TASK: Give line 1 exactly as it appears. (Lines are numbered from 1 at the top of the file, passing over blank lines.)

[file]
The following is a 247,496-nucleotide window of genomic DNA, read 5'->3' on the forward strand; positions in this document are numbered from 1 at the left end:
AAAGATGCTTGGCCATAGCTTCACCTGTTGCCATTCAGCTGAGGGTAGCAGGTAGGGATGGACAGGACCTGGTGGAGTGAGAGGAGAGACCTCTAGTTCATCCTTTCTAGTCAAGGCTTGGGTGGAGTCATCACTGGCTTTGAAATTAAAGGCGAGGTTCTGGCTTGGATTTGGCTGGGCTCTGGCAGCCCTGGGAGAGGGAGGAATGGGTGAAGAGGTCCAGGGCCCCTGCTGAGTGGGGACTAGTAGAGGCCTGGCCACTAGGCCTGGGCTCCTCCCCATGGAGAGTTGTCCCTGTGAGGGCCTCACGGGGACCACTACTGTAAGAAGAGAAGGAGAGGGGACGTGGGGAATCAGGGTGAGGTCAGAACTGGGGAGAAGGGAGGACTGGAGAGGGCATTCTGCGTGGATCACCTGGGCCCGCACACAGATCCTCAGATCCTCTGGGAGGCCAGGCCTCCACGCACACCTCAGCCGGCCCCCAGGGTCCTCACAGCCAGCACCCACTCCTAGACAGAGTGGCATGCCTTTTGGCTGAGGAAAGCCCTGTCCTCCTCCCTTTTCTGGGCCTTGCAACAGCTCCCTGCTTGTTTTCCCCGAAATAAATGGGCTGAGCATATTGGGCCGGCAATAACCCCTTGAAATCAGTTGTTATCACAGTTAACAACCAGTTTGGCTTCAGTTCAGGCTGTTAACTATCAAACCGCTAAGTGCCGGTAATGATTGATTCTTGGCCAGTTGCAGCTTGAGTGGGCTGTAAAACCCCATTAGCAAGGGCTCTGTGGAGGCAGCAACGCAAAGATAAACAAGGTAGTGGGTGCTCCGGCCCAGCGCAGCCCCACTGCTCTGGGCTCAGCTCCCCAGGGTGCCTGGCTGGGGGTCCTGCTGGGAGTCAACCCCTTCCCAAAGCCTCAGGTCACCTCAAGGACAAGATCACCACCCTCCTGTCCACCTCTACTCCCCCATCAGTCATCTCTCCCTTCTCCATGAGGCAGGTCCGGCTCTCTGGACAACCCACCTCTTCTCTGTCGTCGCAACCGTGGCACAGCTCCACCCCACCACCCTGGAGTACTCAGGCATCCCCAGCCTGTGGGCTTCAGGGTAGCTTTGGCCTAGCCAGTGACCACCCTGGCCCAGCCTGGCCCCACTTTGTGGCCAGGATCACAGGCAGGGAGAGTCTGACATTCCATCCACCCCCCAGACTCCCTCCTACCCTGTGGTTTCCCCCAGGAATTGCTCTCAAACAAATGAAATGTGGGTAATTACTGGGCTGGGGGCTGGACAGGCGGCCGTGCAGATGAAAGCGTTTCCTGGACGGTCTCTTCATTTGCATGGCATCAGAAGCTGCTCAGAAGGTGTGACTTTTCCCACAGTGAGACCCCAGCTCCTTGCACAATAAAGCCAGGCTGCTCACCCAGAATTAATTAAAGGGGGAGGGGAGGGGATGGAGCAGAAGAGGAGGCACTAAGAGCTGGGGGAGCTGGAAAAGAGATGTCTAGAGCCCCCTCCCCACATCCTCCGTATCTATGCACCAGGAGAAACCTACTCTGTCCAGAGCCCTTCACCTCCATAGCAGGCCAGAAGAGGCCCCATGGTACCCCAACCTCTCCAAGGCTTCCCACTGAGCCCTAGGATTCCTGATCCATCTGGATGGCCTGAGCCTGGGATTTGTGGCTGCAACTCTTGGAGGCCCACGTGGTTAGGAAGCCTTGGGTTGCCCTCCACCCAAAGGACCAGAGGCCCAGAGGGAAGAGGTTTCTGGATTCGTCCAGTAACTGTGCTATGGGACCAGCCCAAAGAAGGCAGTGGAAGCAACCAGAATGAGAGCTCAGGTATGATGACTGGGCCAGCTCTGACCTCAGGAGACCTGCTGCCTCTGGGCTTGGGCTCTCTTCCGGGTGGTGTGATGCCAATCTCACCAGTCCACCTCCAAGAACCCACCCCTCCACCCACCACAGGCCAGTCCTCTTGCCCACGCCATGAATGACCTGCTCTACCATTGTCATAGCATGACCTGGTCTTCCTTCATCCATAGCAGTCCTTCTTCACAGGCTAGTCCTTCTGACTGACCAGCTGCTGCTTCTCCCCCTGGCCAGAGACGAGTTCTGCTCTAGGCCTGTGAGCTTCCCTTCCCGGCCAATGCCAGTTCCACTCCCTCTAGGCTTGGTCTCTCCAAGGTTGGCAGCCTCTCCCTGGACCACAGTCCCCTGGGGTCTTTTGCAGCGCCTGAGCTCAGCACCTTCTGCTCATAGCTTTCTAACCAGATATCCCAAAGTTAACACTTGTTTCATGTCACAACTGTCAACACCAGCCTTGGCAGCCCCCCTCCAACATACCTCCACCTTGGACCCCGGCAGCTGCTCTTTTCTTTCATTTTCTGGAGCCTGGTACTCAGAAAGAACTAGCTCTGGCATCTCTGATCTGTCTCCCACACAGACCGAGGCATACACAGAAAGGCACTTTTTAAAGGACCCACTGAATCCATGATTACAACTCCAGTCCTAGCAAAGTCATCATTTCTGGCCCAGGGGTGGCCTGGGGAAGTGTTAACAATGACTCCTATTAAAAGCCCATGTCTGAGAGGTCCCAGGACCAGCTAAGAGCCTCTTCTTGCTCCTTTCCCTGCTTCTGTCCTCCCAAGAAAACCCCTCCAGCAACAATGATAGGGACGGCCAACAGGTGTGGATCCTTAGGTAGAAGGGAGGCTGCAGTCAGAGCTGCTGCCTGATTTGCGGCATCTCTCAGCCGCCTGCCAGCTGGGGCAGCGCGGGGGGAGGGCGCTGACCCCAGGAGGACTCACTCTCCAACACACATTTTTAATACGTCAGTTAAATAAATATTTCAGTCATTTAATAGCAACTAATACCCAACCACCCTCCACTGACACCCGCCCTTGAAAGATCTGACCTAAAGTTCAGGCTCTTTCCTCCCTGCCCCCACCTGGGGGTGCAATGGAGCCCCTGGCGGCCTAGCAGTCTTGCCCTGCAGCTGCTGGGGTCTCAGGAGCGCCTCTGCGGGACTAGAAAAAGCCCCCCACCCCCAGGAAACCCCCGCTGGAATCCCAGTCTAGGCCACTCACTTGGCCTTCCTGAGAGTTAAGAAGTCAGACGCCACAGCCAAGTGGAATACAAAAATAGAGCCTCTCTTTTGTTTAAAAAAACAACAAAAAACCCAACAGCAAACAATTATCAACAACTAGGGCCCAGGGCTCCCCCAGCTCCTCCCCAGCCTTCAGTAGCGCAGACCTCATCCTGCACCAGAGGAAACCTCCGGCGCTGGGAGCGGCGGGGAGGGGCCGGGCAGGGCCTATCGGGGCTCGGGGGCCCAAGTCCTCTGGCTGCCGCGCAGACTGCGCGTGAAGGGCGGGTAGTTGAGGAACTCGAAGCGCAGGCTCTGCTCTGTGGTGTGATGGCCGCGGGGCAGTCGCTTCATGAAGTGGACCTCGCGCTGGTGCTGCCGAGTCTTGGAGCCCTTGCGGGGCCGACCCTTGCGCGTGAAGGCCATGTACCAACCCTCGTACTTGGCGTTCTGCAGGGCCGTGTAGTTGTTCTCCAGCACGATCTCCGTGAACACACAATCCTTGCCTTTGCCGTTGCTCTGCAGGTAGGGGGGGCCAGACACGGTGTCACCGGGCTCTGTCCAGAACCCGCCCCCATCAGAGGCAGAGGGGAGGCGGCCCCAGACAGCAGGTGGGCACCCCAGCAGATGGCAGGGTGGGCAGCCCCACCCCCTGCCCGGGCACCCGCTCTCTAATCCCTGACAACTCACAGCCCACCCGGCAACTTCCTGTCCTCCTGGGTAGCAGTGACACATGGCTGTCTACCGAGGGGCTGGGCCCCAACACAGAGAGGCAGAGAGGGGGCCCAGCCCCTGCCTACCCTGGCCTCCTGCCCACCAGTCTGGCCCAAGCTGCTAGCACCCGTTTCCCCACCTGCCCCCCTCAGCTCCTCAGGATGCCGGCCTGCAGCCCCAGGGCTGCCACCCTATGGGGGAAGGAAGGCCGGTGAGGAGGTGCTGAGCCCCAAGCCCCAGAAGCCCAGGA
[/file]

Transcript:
The following is a 247,496-nucleotide window of genomic DNA, read 5'->3' on the forward strand; positions in this document are numbered from 1 at the left end: